Ascend one step higher. Our behaviour is neither disorderly, nor manifestly indifferent: it is decent, serious, respectful. What is the effect in this case? Not absolutely unfavourable certainly; but yet far from being much help towards good. We bear our witness that we are engaged in a matter that should be treated with reverence: this is very right; but do we more than this? Do we show that we are engaged in a matter that commands our interest also, as well as our respect? If not, our witness is not the witness of Christ's church: it does not go to declare that God is in us of a truth.

Let us go on one step more. We meet together to pray: we are orderly, we are quiet, we are serious; but the countenance shows that we are something more than these. There is on it the expression, never to be mistaken, of real interest. Remember I am speaking of meetings for prayer, where the words are perfectly familiar to us, and where the interest therefore cannot be the mere interest of novelty. Say, then, that our countenances express interest: I do not mean strong and excited feeling; but interest, which may be very real yet very quiet also. We look as if we thought of what we were engaged in, of what we are ourselves, and of what God is to us. We are joined in one common feeling of thankfulness to him for mercies past, of wishing for his help and love for the time to come. Now, think what would be the effect of such a meeting. Would it not be, clearly, positively good! Would not every individual's earnestness be confirmed by the manifest earnestness of others? Would not his own sense of God's reality be rendered stronger, by seeing that others felt it just as he did? Then, here would be the church of God rendering her appointed witness: she would be giving her sure sign that God is not far from any one of us.

Now, then, observe what we may lose or gain by our different behaviour, whenever we meet together in prayer; what we lose, nay, what positive mischief we do, by any visible impatience or indifference; what we should gain by really joining in our hearts in the meaning of what was uttered. It is a solemn thing for the consciences of us all; but surely it must be true, that, whenever we are careless or indifferent in our public prayers, we are actually injuring our neighbours, and are, so far as in us lies, destroying the witness which the church of Christ should render to the truth of God her Saviour.

I do not know that there is anything more impressive than the sight of a congregation evidently in earnest in the service in which they are engaged. We then feel how different is our own lonely prayer from the united voice of many hearts; each cheering, strengthening, enkindling the other. We then consider one another to provoke unto love and good works. How different are the feelings with which we regard a number of persons met for any common purpose, and the same persons engaged together in serious prayer or praise! Then Christ seems to appear to us in each of them; we are all one in him. How little do all earthly unkindnesses, dislikes, prejudices, become in our eyes, when the real bond of our common faith is discerned clearly! There is indeed neither Greek nor Jew, circumcision nor uncircumcision, Barbarian, Scythian, bond nor free, but Christ is all, and in all. And to look at our brethren, once or twice in every day, with these Christian eyes, would it not also, by degrees, impress us at other times, and begin to form something of our habitual temper and regard towards them?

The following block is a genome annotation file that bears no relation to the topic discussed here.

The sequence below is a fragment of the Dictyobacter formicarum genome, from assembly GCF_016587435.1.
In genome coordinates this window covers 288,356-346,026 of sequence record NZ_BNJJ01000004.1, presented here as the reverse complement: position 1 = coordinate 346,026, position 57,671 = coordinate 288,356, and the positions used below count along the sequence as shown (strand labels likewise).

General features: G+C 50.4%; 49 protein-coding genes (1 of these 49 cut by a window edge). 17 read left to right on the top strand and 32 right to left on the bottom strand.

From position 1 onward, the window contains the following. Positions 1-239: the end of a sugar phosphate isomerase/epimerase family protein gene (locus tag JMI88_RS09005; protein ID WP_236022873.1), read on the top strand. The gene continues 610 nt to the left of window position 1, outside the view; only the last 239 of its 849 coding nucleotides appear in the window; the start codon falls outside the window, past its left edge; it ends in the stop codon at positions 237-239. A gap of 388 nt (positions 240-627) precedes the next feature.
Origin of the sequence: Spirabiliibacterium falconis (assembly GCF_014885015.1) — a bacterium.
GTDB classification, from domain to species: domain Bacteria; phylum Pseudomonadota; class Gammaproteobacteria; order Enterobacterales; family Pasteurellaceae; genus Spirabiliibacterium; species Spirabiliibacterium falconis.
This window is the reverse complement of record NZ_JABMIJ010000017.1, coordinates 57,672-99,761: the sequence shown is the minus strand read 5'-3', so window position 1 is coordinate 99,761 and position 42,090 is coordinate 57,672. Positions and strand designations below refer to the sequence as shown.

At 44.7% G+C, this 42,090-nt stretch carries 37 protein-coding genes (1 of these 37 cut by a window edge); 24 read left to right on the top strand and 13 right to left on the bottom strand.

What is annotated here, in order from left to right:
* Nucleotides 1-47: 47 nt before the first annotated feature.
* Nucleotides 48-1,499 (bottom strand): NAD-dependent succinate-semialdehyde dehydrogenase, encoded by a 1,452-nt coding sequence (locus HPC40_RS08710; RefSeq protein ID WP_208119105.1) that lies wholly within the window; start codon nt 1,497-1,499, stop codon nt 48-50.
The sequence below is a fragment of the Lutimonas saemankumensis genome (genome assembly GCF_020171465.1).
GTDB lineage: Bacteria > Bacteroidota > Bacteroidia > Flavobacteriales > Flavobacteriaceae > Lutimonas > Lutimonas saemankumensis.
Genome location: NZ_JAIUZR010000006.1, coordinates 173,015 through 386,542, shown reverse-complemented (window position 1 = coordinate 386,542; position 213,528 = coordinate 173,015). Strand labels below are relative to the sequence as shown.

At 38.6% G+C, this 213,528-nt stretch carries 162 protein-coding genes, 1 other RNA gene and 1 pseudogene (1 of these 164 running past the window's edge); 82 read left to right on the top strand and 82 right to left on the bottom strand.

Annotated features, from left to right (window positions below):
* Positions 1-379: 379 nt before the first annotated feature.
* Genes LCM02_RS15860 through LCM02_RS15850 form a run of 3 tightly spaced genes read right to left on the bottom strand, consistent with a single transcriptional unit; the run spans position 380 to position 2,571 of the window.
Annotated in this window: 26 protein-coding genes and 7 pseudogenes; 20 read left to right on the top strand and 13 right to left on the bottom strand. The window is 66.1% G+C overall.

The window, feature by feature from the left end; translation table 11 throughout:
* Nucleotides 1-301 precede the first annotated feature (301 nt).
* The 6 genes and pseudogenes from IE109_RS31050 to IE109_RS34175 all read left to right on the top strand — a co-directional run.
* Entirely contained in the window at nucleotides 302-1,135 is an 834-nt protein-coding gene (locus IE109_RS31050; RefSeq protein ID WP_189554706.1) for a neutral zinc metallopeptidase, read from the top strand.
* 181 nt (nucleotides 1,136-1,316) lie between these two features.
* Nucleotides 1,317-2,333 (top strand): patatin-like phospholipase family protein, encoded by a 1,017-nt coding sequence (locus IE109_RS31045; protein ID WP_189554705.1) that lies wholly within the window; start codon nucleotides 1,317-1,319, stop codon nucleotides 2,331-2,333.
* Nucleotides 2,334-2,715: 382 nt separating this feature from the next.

Thus much of our meetings for prayer. One word only on those in which we meet to read the Scriptures. Here I know, that difference of age, and our peculiar relations to each other, make us very apt to lose the religious character of our readings of the Scriptures, and to regard them merely as lessons. No doubt, the object here is instruction; it is not so much in itself a religious exercise, as a means to enable you to perform religious exercises with understanding and sincerity. Still there is a peculiar character attached even to lessons, when they are taken out of the Scriptures: and the duty of attention and interest in the work becomes even stronger than under other circumstances. But with those of a more advanced age, I think there is more than this; I think it must be our own fault, if, whilst engaged together in reading the Scriptures, which we only read because we are Christians, we do not feel that there also we are employed on a duty belonging to the Church of Christ.

Lastly, there is our joint communion in the bread, and in the cup, of the Lord's Supper. Here there is seriousness; here there is always, I trust and believe, something of real interest; and, therefore, we never, I think, meet together at the Lord's table, without feeling a true effect of Christ's gifts to and in his Church; we are strengthened and brought nearer to one another, and to him. But this most precious pledge of Christ's Church we too often forfeit for ourselves. That we have lost so much of the help which the Church was designed to give, is not our fault individually; but it is our fault that we neglect this means of strength, so great in bearing witness to Christ, and in kindling love towards one another. What can be said of us, if, with so many helps lost, we throw away that which still remains? if, of the great treasure which the Church yet keeps, we are wilfully ignorant? How much good might we do, both to ourselves and to each other, by joining in that communion! How surely should we be strengthened in all that is good, and have a help from each other, through his Spirit working in us all, to struggle against our evil!